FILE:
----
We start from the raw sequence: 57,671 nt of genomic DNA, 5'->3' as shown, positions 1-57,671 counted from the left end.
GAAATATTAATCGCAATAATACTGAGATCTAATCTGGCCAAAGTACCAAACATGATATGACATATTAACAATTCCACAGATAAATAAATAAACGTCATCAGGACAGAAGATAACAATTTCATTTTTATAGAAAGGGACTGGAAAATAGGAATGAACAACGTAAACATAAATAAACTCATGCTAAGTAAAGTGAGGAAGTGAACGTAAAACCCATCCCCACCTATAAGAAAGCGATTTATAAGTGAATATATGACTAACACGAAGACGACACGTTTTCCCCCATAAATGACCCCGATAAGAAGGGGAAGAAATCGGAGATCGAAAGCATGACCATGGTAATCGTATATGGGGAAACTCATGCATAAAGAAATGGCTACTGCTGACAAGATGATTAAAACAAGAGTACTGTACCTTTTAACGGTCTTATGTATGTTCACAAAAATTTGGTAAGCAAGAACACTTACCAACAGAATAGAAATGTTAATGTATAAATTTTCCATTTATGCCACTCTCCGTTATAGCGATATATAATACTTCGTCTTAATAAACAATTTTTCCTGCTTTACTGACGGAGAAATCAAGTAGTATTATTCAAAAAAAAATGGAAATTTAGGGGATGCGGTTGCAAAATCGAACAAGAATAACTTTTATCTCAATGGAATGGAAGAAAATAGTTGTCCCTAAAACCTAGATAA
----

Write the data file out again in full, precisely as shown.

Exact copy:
We start from the raw sequence: 57,671 nt of genomic DNA, 5'->3' as shown, positions 1-57,671 counted from the left end.
GAAATATTAATCGCAATAATACTGAGATCTAATCTGGCCAAAGTACCAAACATGATATGACATATTAACAATTCCACAGATAAATAAATAAACGTCATCAGGACAGAAGATAACAATTTCATTTTTATAGAAAGGGACTGGAAAATAGGAATGAACAACGTAAACATAAATAAACTCATGCTAAGTAAAGTGAGGAAGTGAACGTAAAACCCATCCCCACCTATAAGAAAGCGATTTATAAGTGAATATATGACTAACACGAAGACGACACGTTTTCCCCCATAAATGACCCCGATAAGAAGGGGAAGAAATCGGAGATCGAAAGCATGACCATGGTAATCGTATATGGGGAAACTCATGCATAAAGAAATGGCTACTGCTGACAAGATGATTAAAACAAGAGTACTGTACCTTTTAACGGTCTTATGTATGTTCACAAAAATTTGGTAAGCAAGAACACTTACCAACAGAATAGAAATGTTAATGTATAAATTTTCCATTTATGCCACTCTCCGTTATAGCGATATATAATACTTCGTCTTAATAAACAATTTTTCCTGCTTTACTGACGGAGAAATCAAGTAGTATTATTCAAAAAAAAATGGAAATTTAGGGGATGCGGTTGCAAAATCGAACAAGAATAACTTTTATCTCAATGGAATGGAAGAAAATAGTTGTCCCTAAAACCTAGATAA